Recent reports suggest that electric-vehicle users are frustrated by the disproportionate car-to-charging-station ratio.

With one charging station for every 10 electric vehicles, electric-vehicle (EV) drivers are often trapped in vicious competition, vying for the highly coveted spaces. Nowhere is the competitive tension felt more intensely than in company lots, where EV drivers often remain parked much longer than needed to fully charge, or worse, where gas-powered car drivers accidentally take the precious plug-in spots.

With more and more drivers investing in electric vehicles, the problem will only intensify. Global sales of electric vehicles are forecasted to hit 430,000 by close of 2015 -- marking a 40 percent increase from last year, and an astounding 856 percent increase since 2011.

To accommodate the booming market and EV-driving employees, many companies are considering adding more charging stations to their lots. While this may sound like a hassle, it’s truly imperative in today’s increasingly energy-conscious world, and it entails an easier transition that many might expect.

Companies are strongly encouraged by the government to implement more EV-charging stations. Companies that offer chargers allow EV owners to double their vehicles’ all-electric daily commuting range. President Obama’s EV Everywhere Grand Challenge aims to make this a reality by encouraging employers to provide plug-in EV (PEV) charging access at their worksites. Should the challenge be successful, the number of American employers offering workplace charging could increase by tenfold in the next five years.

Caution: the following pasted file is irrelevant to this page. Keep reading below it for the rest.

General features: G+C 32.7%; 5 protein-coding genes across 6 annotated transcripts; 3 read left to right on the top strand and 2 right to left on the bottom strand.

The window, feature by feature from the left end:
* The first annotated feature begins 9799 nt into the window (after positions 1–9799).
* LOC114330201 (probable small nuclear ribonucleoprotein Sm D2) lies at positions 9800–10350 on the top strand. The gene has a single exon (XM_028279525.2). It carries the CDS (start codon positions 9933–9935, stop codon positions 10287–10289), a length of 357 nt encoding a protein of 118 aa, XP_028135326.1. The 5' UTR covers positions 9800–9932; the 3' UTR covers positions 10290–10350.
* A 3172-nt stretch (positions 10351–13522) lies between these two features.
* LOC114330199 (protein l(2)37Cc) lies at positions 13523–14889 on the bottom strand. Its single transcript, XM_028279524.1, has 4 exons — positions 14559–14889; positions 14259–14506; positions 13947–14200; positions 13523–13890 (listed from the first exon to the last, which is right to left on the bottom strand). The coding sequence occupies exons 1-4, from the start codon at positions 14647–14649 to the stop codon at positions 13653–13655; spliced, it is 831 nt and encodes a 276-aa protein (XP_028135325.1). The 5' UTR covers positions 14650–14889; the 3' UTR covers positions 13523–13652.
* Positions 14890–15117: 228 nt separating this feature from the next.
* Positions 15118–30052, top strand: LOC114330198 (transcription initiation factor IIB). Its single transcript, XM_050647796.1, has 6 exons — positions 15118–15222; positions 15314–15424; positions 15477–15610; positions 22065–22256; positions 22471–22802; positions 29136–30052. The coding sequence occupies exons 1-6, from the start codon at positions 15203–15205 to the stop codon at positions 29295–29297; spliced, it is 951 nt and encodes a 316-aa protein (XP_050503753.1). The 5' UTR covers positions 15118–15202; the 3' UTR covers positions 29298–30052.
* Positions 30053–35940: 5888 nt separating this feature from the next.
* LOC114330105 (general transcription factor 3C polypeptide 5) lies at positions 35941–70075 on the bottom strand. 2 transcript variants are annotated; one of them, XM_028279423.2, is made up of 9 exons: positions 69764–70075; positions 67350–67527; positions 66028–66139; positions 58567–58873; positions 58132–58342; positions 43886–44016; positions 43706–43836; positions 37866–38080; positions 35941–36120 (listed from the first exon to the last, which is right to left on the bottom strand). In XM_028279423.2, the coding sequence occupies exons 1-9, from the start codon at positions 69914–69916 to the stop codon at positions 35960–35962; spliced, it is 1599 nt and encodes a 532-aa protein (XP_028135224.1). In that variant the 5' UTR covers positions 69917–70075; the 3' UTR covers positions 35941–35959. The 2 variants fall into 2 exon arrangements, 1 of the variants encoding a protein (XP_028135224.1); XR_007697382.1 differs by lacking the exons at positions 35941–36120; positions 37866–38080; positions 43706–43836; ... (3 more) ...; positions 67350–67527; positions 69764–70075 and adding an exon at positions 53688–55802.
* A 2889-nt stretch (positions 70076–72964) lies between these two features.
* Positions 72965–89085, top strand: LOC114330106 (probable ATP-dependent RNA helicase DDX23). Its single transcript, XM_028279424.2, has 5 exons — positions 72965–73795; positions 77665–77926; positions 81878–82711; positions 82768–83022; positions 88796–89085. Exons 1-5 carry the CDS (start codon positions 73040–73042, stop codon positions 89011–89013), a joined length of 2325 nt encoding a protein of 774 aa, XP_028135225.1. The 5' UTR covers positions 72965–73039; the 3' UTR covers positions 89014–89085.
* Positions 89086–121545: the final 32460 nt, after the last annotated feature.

Participating companies will not only enhance their corporate sustainability efforts, contribute to a building’s LEED Certification, and reduce emissions from employee commutes, but they can also leverage EV-charging stations to recruit and retain top talent. EV-charging stations may signal to prospective employees a company’s innovation and dedication to employees, thereby attracting a wider pool of candidates.  

Over time, it seems that EV-charging stations are on an inevitable rise, but in the short term, businesses may be still be hesitant about associated costs. What may come as a surprise is that charging-station implementation will hardly make a dent in most companies’ overall energy spend.

Based on analysis of utility meter data, FirstFuel recently found that the cost to maintain 10 electric-vehicle charging stations per year accounts for less than 4 percent of an average 100,000-square-foot commercial office building’s annual energy bill. The cost is so nominal that it does not even stand out when looking at a company’s energy bill.  

For those worried about the less than 4 percent increase in energy costs, they should also consider that the same average office building in the FirstFuel database is already wasting about twice that amount based on poor operations. 

A few low-cost lighting controls and tighter building HVAC start-stop times and set-point controls added to the EV charger setup expense could turn this investment into both a crowd-pleaser and a net financial gain in a matter of months. 

Investing in EV-charging stations offers businesses a host of benefits -- chiefly, happier EV-driving employees and enhanced sustainability profiles. Even better, these benefits can come at a nominal cost, often making the decision to invest a no-brainer.  


Indran Ratnathicam is the vice president of marketing and strategy at FirstFuel.